Corin Hardy described production as having both "good fear" and "bad fear": the good fear inspired the cast/crew to perform to the best of their ability, and the bad kind caused them to be averse to taking risks. Hardy credited his confidence in the production as raising morale for the cast/crew when they had bad fear. See more »
When Adam is trapped in the boot (trunk) of the car, he breaks out through the back seat with both hands, but when it cuts to the view of him coming out through the back seat, there's someone's hand at the top of the seat, holding it down. See more »
As the credits are running, men taking down the forest can be seen in the background. This scene ends with what seems to be Cora running towards the camera. See more »
Cinematically beautiful, Hardy's vision stands out in this marvelous indie creature horror
Pulling from ancient Irish fables and mythology, The Hallow, also known as The Woods, takes the fairy tale atmosphere and destroys it with malevolence and foreboding darkness.
Tasked with unfortunate responsibility of going into rural Ireland's natural landscape, British conservationist Adam Hitchens must venture into the woods and choose which trees are right for milling. The townspeople warn him that he doesn't belong, that in those woods are land belonging to the Hallow, tiny little ancient tree fairies who were driven from their sacred lands. Ignoring their warnings, Adam and his family quickly find out there's truth in mythology, and fight to survive the night against these demonic creatures.
The Hallow is an effective horror because it does not rely on one type of horror, imperative of those select creature genre flicks which always end up disappointing. The horror is multi-layered, initially relying on the foreboding sense of unrest from the superstitious townspeople. Then it morphs into a creature horror, but just when you think its simplicity has reached a peak, it turns again, this time the utter terror and cringe inducing body horror of a dark essence invading your skin. But it's not over yet, then it adds the complete panic of a mother protecting her child at the risk of losing him forever. With all these ingredients, there is a type of horror for everyone to get you squirming.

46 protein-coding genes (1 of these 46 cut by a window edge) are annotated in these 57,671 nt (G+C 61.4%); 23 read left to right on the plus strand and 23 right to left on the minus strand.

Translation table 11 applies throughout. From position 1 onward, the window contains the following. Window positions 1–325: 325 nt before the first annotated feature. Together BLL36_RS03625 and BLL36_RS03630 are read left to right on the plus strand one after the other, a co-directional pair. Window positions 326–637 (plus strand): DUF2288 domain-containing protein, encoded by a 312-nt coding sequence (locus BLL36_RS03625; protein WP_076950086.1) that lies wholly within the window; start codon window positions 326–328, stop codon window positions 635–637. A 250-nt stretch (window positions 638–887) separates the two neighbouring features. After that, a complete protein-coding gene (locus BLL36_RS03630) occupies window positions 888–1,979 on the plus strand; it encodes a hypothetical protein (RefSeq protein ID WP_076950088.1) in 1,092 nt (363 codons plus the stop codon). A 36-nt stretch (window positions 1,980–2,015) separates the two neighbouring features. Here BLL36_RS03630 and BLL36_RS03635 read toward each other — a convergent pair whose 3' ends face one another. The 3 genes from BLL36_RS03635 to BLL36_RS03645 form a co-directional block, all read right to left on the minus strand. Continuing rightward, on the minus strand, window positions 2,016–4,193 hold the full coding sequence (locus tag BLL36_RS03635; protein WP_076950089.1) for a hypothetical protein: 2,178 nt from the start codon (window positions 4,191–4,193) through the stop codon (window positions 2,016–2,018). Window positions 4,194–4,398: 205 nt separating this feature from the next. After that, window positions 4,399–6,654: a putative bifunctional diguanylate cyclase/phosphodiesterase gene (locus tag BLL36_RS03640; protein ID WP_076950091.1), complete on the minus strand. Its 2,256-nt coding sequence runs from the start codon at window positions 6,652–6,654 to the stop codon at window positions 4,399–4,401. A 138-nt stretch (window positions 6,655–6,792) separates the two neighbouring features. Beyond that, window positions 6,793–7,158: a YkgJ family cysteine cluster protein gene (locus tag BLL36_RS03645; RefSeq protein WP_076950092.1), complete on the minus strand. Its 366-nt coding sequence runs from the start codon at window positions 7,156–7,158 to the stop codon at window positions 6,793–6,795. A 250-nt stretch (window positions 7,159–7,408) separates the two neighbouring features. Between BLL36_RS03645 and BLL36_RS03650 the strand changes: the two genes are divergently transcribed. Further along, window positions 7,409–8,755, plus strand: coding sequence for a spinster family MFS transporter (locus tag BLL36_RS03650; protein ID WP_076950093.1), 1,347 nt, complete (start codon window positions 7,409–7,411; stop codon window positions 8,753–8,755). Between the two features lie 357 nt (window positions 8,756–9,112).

It's rather amazing that The Hallow is Corin Hardy's first legitimate feature film. His grasp upon mood and ability to integrate story with scares while having the eye to make a visually stunning film that is overcast and dark is beyond impressive, with similar praise going to the cinematographer Martijn van Broekhuizen. His use of natural scenery, muted tones, and shadows to hide and highlight the ominous creatures of the woods is that of someone far beyond his experience. It is no wonder that, though a relative unknown, he is slated to direct the remake of The Crow.
It is clear that no aspect of The Hallow was beyond Hardy's creative reach. Everything is subtle, muted even. The music is practically subliminal, building tension naturally rather than forcing an emotion that is not organically present in the subject matter. And yet, Hardy's film has clear vision and makes a strong statement by veering past the standard three Act format and skipping from the first to the third with no middle act to be found.
Based on the execution of The Hallow, I think Corin Hardy is going to be one of the up and coming directors to watch the way James Wan took over the horror scene. The Hallow may not be as a resounding scream of an announcement of talent as Saw was for Wan, but is surely the whisper to get Hardy started.
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